Total employment growth in Colorado in November was flat according to the Household Survey and showed some growth in the payroll totals. In Colorado, total employment in Colorado was down 123,000 from the July 2008 peak. Employment trends in various regions of the state differ, however, so this article looks at which regions of the state have the highest unemployment rates, and which regions have recovered the most in their labor markets.
Regional employment trends can also provide us with some insights into local housing demand since, all things being equal, those areas with the most robust labor demand will also have the strongest demand for housing. This would be reflected in apartment vacancy rates and in median home price and home sales transactions, among other indicators.
The first graph compares unemployment rates in Colorado's metro areas.
The regional unemployment rates (not seasonally adjusted) for November 2012 are:
Colorado Springs, 8.8%
Fort Collins-Loveland, 6.0%
Grand Junction, 8.4%
The unemployment rate was flat or decreased in all metro areas except Colorado Springs and Pueblo from November 2011 to November 2012. In Colorado Springs, the unemployment rates increased from 8.6 percent to 8.8 percent over the period, and in Pueblo, the rate increased from 9.6 percent to 10.1 percent in Pueblo. The unemployment rate was flat, year over year, in Denver-Aurora and Grand Junction.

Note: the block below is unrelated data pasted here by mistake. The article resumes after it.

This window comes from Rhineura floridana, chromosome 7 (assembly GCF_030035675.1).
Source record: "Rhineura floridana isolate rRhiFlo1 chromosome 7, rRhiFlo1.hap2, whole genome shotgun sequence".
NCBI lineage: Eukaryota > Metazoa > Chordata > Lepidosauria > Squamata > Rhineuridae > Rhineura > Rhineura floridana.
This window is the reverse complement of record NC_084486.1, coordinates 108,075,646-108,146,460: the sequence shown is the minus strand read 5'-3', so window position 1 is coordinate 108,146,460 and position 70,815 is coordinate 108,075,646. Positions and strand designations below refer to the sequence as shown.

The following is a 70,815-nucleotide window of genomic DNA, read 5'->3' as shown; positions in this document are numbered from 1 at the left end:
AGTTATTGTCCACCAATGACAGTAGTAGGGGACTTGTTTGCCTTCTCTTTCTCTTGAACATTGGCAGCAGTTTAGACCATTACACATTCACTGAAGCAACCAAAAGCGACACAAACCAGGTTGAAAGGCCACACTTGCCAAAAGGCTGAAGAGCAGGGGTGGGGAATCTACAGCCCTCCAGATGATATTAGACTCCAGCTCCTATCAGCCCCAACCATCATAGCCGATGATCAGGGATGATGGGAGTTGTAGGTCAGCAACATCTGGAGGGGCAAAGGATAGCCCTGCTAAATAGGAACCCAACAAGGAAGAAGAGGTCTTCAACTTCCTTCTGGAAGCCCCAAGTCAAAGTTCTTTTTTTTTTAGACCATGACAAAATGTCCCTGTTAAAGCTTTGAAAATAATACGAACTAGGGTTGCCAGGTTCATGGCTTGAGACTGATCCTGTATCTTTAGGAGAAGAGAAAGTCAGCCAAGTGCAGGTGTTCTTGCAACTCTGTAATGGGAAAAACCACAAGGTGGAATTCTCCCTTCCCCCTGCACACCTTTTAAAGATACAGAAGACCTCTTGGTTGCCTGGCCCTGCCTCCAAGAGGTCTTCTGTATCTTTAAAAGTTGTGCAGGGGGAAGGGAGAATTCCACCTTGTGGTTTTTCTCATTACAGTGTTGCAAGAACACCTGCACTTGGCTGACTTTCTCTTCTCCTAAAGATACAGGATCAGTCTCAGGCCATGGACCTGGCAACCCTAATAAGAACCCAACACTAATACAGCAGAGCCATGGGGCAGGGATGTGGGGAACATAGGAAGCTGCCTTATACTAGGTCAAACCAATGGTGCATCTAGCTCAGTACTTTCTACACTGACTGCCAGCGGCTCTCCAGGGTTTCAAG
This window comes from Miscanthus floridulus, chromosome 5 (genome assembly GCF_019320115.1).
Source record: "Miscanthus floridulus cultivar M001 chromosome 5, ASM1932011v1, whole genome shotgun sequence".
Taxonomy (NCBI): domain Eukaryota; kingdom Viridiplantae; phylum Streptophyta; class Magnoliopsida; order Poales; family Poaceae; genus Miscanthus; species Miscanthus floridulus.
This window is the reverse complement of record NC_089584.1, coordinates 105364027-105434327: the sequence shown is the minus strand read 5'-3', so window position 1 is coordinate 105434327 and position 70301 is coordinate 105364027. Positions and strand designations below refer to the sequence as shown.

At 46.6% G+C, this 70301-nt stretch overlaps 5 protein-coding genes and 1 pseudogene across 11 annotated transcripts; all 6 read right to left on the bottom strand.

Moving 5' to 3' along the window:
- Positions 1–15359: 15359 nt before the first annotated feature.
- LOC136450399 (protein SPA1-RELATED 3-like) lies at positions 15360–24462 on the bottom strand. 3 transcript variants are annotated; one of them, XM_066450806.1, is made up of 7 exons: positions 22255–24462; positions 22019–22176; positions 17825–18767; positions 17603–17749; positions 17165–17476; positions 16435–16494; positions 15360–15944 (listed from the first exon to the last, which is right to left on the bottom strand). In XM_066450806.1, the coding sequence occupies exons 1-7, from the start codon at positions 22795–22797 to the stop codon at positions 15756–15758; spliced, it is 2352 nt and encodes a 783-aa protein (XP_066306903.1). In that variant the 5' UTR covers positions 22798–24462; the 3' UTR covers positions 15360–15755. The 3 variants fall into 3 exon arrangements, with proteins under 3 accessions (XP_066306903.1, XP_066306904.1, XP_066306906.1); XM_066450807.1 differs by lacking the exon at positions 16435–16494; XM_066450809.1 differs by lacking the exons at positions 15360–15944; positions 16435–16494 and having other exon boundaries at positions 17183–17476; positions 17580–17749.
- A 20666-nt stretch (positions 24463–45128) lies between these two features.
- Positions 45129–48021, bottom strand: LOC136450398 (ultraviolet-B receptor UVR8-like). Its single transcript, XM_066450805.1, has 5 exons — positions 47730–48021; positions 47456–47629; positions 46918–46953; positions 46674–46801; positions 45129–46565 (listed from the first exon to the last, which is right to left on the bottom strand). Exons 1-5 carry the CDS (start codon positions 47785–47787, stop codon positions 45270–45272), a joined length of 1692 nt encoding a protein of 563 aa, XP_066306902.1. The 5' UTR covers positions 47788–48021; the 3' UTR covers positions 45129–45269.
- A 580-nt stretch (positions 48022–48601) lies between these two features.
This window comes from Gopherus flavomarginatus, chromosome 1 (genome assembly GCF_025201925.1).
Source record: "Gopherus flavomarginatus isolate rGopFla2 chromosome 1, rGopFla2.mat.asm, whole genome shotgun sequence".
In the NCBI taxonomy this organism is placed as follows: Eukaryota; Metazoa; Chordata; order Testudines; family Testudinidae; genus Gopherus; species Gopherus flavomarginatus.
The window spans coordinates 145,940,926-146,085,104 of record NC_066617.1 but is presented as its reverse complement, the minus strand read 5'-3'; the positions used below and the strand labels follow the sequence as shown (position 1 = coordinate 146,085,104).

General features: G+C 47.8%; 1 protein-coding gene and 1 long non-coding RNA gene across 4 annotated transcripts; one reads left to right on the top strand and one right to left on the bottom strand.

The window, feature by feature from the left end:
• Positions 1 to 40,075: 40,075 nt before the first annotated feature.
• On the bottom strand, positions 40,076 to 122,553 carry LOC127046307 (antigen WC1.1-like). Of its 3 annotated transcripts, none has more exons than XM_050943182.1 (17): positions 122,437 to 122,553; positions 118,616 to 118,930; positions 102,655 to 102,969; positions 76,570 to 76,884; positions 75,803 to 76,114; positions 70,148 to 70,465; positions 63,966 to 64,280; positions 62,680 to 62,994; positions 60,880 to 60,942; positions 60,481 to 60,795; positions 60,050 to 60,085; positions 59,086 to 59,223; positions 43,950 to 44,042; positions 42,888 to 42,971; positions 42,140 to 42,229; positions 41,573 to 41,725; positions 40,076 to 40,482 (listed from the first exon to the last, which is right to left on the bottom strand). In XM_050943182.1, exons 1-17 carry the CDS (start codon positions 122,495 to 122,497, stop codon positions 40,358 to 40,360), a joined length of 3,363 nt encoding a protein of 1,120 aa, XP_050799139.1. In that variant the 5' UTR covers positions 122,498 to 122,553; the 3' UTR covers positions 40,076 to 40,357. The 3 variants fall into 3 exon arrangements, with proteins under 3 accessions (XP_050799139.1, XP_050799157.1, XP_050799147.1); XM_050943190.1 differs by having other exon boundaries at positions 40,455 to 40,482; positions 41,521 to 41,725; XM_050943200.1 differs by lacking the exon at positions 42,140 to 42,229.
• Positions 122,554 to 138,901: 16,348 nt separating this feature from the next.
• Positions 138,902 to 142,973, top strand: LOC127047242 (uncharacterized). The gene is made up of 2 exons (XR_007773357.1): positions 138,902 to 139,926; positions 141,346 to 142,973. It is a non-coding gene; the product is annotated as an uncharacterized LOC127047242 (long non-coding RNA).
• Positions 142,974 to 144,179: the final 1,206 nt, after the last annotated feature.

To provide some additional context, we can look to see how far below total employment levels are below the most recent peak in employment in each region. The peak time differs in each region. For example, the labor market peaked in mid-2007 in the Colorado Springs area, but it did not peak until late 2008 in the Grand Junction area.
The following numbers reflect how far below the most recent peak are the November 2012 employment totals:
Colorado Springs MSA, 8.6%
Denver-Aurora MSA, 3.5%
Fort Collins-Loveland MSA, 2.3%
Grand Junction MSA, 9.1%
Greeley MSA 4.1%
Pueblo MSA, 2.1%
All things being equal, the areas further below the peak have recovered the least from initial job losses. The noticeable exception is Pueblo where total employment is nearly back to peak levels, but the unemployment rate is being kept up by a growing labor force that is unable to find employment. Most other regions are experiencing very little growth in labor force, or even declines. See here for more on Pueblo.
Grand Junction is further below peak levels than all other metros, including Colorado Springs, although both those metros have consistently well below peak levels in recent months. We see here also that the Ft. Collins-Loveland area has one of the strongest markets, with Greeley also moving toward peak levels. Northern Colorado continues to show signs of significant job growth.
(Note: If we include the Boulder-Longmont MSA, we find that the Boulder area has consistently been among the areas with the lowest unemployment rate. In November 2012, the rate in the Boulder-Longmont area was 5.7%.)